Experiential Learning in the Workplace
The ancient Chinese philosopher Confucius once said: “I hear and I forget. I see and I remember. I do and I understand”.
Today more and more organizations are gravitating to assimilating experiential learning in the workplace. Why? Companies are starting to see the benefits of bringing in training programs that encourage learning through “doing” and “experiencing.”
When you incorporate experiential learning into your training programs, it increases the learners’ motivation to learn, it produces more autonomous learners, expands the transfer of knowledge/skill to the workplace, and cultivates more meaningful learning. If your training programs are not designed to include approximately 30% of the time focused on disseminating the content to the learner and 70% of the time allowing them to apply what they learned, then you are missing the boat.
EXPERIENTIAL LEARNING IN THE WORKPLACE
TO BE EXPERIENTIAL; IT SHOULD ALSO INCLUDE THE FOLLOWING FUNDAMENTAL ADULT LEARNING PRINCIPLES:
- It must have a purpose and personal applicability to the learner (relevance)
- Participants must be allowed to improve their learning by applying new skills (practice, feedback, and repetition)
- There must be reflection time to make connections between the activity and real-world applications (transference)
Einstein once said, “The only source of knowledge is experience.” With this in mind, do your training programs provide your employees with an experience they will remember?
Creating opportunities for your employees to experience an emotional connection to a concept is what is going to stay with them, not notes from a training session. Not sure how you will flavour your training programs with experiential learning?
Incorporating some role-plays, games, case studies, simulations, problem-based learning, sensitivity training, or on-the-job training are all experiential learning activities that will help the learner employ the concepts of what they learned.
Experiential learning allows an employee to get their hands dirty while applying what they have learned. Learning by doing provides the learner with instant feedback. They can reflect on what to keep doing, what to modify, or what to change altogether.
When you employ multiple senses and emotional connections when training, it creates stronger memories. Let’s not forget; our brains are wired to remember emotions. Experiential learning enables employees to feel something, improving the brain’s ability to remember. Training without an “experiential” component means you risk missing out on integrating what they learned into their day-to-day activities.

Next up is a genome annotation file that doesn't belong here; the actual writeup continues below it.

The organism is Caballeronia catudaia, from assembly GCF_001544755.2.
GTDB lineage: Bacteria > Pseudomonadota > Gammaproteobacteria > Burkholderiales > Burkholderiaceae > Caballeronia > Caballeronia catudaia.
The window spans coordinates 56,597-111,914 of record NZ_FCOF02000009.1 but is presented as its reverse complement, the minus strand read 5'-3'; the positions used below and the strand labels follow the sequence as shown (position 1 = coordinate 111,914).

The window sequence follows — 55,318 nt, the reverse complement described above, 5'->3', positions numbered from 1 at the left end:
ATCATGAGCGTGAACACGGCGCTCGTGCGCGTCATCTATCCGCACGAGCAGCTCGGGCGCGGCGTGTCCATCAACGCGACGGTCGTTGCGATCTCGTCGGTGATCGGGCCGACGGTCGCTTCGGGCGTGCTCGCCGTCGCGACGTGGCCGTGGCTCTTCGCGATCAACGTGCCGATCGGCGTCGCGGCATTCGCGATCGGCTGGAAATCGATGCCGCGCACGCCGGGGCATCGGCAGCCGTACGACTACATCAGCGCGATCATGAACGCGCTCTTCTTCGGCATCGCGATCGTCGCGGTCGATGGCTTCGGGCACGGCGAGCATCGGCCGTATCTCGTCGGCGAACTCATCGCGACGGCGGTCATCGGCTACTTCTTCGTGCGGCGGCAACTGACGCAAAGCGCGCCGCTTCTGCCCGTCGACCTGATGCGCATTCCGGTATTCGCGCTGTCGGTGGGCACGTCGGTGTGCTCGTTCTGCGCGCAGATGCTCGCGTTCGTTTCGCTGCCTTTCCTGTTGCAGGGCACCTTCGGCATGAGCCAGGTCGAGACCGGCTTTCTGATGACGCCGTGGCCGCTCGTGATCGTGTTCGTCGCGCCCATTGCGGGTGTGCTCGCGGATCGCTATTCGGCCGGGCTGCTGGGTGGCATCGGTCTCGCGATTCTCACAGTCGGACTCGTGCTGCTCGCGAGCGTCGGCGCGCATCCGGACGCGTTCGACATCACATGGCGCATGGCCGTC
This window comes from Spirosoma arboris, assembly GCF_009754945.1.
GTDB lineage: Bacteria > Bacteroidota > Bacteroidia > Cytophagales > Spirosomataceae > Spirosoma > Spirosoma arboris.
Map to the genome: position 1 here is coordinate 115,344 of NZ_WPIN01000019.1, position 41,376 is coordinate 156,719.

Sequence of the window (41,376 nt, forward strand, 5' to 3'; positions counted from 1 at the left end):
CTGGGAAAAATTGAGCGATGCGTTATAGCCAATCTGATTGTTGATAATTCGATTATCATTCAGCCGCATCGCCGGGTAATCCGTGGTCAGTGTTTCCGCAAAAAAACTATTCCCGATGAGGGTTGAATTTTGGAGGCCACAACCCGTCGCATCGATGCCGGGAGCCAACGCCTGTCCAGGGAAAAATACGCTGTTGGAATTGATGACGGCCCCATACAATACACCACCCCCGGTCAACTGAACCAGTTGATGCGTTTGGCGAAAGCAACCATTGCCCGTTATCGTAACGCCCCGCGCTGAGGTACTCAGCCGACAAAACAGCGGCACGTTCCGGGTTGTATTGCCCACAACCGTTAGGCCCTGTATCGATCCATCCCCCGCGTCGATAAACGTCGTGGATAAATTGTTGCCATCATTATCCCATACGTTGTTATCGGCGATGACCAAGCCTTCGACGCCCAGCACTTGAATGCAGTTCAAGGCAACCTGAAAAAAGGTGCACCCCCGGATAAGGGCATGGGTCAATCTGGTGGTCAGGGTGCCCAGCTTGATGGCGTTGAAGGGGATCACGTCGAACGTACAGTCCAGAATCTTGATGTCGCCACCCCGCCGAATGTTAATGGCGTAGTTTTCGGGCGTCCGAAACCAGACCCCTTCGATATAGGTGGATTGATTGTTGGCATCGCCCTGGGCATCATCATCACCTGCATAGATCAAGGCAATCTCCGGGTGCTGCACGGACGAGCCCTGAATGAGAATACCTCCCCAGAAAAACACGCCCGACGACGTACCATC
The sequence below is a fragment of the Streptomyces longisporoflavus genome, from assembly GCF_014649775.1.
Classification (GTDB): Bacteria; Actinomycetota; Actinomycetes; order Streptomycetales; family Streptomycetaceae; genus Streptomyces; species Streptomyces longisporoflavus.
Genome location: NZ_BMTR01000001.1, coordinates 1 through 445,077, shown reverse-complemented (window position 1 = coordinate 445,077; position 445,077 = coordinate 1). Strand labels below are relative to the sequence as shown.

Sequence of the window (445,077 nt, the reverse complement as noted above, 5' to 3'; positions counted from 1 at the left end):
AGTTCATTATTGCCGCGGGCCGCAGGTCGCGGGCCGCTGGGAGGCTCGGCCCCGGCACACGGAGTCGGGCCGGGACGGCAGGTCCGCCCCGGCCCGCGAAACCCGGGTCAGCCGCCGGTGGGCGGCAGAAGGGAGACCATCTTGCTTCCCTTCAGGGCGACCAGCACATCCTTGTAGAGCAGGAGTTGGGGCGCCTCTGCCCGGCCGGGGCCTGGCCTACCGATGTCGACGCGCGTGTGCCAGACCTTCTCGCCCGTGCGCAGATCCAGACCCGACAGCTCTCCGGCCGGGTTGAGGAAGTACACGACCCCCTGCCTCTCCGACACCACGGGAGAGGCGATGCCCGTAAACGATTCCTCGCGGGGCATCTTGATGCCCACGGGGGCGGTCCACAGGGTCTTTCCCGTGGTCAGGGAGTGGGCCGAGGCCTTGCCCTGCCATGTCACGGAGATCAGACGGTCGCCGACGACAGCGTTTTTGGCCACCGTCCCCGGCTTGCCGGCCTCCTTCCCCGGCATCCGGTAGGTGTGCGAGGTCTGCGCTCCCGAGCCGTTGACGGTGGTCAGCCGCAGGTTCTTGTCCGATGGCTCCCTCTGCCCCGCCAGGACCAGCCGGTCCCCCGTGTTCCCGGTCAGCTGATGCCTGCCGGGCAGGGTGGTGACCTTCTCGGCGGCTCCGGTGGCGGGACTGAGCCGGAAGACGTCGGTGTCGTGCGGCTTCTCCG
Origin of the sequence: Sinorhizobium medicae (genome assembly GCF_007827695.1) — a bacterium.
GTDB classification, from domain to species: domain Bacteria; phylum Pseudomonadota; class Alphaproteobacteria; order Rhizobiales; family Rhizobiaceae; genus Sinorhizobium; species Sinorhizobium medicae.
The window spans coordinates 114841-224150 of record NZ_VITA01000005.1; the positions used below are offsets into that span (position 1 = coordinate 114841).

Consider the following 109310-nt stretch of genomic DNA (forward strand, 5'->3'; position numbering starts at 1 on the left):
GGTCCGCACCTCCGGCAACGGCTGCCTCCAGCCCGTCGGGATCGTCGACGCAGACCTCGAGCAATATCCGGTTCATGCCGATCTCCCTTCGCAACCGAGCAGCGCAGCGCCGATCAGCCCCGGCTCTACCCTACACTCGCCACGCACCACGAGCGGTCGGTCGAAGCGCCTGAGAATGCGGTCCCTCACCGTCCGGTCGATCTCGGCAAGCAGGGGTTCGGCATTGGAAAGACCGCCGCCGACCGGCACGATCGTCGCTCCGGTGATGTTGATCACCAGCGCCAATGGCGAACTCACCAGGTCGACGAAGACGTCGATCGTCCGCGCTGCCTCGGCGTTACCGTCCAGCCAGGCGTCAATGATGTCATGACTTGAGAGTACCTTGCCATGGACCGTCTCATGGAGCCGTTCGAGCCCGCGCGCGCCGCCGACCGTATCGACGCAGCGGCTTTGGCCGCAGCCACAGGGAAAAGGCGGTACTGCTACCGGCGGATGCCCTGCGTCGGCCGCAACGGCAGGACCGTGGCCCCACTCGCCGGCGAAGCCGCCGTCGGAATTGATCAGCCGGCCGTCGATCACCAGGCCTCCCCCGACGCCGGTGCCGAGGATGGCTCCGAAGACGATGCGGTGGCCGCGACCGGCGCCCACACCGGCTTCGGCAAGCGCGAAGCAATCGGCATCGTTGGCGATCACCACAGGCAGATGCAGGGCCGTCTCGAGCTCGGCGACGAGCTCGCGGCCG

Experiential learning in the workplace allows the learner to get creative solving problems and more motivated to learn. It provides an opportunity to reflect, make connections between new concepts and existing ones, and engage more regions in their brains. This allows the learner to make genuine personal connections to the material, which helps enhance their knowledge and skills and yields more meaning behind the learning.
Experiential education is the ideal learning model that allows for direct, hands-on engagement with course content. The act of practicing a skill and reflecting on our experiences strengthens the neural connections in our brain, making us, in effect, “smarter.” It accelerates our learning, helps us apply critical thinking and adapt to changing circumstances.
It is critical that you incorporate experiential learning into your training and development programs, and allow your employees to practice, make mistakes, learn from those mistakes, and try again. As Sir Richard Branson says, “You don’t learn to walk by following rules. You learn by doing, and by falling over.”
Do you need help in effectively integrating experiential learning in the workplace? Book a call with us here; we’d love to listen and provide support in any way we can.
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